So it goes. We struggle with the going to bed routine up until he’s PJ’ed and then it is fine. He’s all smiles after that. He enjoys a bedtime story and then goes to sleep without much of a fuss. I should be grateful for that — and I am, really. I just wish we didn’t have such a struggle every night.

But! Exciting news for me! I won the Fit Friday contest over here. Woo hoo! My resolution for the week was to walk or run (or walk and run) every day for the past week. And I did it. I took Conal for a walk every day and ran three times. So, now I have to think of something healthy to add on for this week.

Breakfast, playtime, nap, snack . . . it’s all fun and games when you’re a kid.

Here’s a peek at a morning in the life of the little jobber:

After eating all the Cheerios he can stuff in his mouth and a good helping of yogurt, the day really takes off with a mad rush to the drawers . . .

Yes! Now there is stuff everywhere! I can finally find what I have been looking for — no, not the ribbon. Or the guide to trees of the northeast. The magic marker! Fun to chew, no?

And sunglasses! Broken, no less! I could chew on these for hours!

All that chewing and drawer-pulling is pretty tiring for a guy. So, by mid-morning, he’s zonked. Note Conal’s trusty companion, Blue Bear.

Post nap: The cycle begins again with a snack.

Well, that’s the morning. Maybe sometime I’ll post about an afternoon! It’s like the a.m. but only in the p.m.! And it usually includes a walk. Or an outing. Whoa! Crazy!

It has been blissfully warm for the past few days. Nary a cloud in the sky. Children and their parents everywhere are frolicking in fields aglow in the sun!

Unlike those free spirits, I am burdened by the sun. On the one hand, I want Conal to enjoy the great outdoors. Breathe in the fresh spring air. On the other hand, I’m afraid of what the sun will do to his unblemished skin. See, Owen is covered head to toe with freckles. Not that I have a problem with freckles, per se. It’s just that I can’t seem to get beyond the fact that freckles are marks of sun damage. And I don’t want Conal to be damaged.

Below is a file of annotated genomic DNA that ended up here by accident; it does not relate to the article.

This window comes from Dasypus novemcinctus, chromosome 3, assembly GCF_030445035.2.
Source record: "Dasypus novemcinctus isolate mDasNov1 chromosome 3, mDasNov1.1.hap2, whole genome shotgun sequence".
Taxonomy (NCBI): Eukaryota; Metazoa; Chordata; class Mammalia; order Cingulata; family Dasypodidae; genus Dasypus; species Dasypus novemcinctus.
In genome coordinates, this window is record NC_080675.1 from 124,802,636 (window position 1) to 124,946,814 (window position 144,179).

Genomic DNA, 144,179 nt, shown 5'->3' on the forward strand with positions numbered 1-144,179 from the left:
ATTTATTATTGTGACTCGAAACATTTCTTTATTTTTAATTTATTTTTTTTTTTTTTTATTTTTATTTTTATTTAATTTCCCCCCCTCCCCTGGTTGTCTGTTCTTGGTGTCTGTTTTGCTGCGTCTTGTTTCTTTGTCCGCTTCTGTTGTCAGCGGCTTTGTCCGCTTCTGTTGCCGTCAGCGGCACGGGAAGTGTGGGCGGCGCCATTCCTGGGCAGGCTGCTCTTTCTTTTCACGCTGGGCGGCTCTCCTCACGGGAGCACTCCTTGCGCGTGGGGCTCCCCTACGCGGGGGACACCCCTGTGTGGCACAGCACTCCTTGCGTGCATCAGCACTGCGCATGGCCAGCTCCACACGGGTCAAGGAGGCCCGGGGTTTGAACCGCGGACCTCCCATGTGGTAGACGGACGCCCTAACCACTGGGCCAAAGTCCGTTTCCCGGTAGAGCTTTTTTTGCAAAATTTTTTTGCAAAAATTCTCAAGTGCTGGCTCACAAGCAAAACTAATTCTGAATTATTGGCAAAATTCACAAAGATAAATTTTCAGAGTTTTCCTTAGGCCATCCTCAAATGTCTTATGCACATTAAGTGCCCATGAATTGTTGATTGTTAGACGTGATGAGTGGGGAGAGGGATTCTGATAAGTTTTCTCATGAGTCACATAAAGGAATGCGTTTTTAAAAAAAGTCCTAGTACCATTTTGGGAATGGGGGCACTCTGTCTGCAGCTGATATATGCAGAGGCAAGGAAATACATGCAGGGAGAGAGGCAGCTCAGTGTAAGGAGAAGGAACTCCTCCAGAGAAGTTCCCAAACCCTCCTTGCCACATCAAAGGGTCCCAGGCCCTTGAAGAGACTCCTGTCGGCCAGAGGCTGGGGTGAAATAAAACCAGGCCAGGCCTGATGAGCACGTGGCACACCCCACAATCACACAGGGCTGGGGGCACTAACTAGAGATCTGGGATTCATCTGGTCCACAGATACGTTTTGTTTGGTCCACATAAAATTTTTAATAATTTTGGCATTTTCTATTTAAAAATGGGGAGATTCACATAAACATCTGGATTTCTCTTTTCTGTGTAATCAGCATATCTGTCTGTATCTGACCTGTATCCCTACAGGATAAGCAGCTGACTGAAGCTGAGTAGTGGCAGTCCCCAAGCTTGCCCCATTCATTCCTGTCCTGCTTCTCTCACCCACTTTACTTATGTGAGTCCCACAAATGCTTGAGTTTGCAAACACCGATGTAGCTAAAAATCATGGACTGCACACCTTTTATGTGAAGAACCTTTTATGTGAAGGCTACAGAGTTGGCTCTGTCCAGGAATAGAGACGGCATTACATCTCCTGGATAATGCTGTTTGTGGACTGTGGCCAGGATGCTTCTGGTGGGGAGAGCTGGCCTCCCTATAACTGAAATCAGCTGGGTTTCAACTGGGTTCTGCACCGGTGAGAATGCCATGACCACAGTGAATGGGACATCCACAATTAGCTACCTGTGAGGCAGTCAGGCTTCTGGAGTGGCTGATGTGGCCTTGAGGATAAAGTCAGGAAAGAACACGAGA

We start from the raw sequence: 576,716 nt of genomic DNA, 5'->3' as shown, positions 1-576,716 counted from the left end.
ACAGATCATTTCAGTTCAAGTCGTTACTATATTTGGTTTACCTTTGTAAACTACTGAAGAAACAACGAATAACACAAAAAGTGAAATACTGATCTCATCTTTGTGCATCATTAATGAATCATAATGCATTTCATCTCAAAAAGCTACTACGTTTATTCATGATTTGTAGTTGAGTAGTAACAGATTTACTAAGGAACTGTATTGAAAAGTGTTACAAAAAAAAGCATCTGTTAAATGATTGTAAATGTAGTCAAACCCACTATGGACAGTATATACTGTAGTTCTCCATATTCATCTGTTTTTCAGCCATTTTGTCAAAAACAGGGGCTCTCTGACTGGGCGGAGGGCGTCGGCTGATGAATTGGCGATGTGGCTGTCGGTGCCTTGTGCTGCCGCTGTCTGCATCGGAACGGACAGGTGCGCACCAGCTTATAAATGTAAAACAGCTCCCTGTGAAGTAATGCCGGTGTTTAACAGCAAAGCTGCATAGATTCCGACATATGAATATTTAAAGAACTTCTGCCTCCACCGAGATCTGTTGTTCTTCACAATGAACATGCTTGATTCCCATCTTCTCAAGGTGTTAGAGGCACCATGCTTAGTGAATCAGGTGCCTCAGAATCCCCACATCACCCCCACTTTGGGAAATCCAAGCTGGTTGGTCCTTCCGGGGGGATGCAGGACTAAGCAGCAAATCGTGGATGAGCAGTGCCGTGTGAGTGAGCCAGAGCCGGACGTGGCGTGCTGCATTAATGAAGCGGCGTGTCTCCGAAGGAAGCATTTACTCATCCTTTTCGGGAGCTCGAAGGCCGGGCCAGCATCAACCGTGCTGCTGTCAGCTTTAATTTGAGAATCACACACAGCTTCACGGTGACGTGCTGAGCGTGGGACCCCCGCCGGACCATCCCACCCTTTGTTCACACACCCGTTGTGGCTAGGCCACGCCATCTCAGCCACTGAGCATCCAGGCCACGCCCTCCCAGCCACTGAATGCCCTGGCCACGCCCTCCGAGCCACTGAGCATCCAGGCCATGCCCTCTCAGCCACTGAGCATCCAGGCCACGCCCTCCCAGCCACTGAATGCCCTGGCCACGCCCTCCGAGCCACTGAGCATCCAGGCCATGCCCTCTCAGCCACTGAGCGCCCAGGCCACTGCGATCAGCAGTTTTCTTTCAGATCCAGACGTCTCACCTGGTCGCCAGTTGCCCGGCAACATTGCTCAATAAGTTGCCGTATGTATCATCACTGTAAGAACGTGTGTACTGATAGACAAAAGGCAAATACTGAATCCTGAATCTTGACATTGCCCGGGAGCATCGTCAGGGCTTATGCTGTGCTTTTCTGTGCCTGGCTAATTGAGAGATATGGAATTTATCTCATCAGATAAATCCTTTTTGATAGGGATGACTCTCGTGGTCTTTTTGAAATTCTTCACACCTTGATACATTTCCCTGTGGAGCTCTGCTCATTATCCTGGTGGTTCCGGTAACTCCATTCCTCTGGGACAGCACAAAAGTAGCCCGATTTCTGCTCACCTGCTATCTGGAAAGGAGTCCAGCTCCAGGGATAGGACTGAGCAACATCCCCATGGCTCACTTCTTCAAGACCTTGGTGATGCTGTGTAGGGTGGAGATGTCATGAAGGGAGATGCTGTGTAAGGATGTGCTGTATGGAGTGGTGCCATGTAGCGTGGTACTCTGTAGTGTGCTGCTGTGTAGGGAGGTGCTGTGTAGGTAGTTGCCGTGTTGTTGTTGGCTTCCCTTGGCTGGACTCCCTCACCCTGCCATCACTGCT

So, I’ve been trying to cover him up. Hat, sunglasses, SPF 60. Only he won’t leave the sunglasses on and the hat is hit or miss.

Here he is sitting on the grass for one of the first times. He wouldn’t lower his arms. Didn’t dare touch that strange grass.

Here’s a tip for all the toddlers out there:

When your mom is trying to clean up all the cottage cheese, avocado and pasta that you “accidentally dropped” on the floor during dinner, rolling around in it doesn’t help. It does not make the clean up go faster or easier. In fact, when you roll like that, you actually smear the cottage cheese curds which, if left alone, aren’t terribly hard to pick up. Smooshed into the floor, it’s a little tougher. And the licking? Yeah, that doesn’t help, either. I know you probably think that if you roll in the food and then try to lick it up that you are being an A-One helper guy. I’m here to tell you that you are not.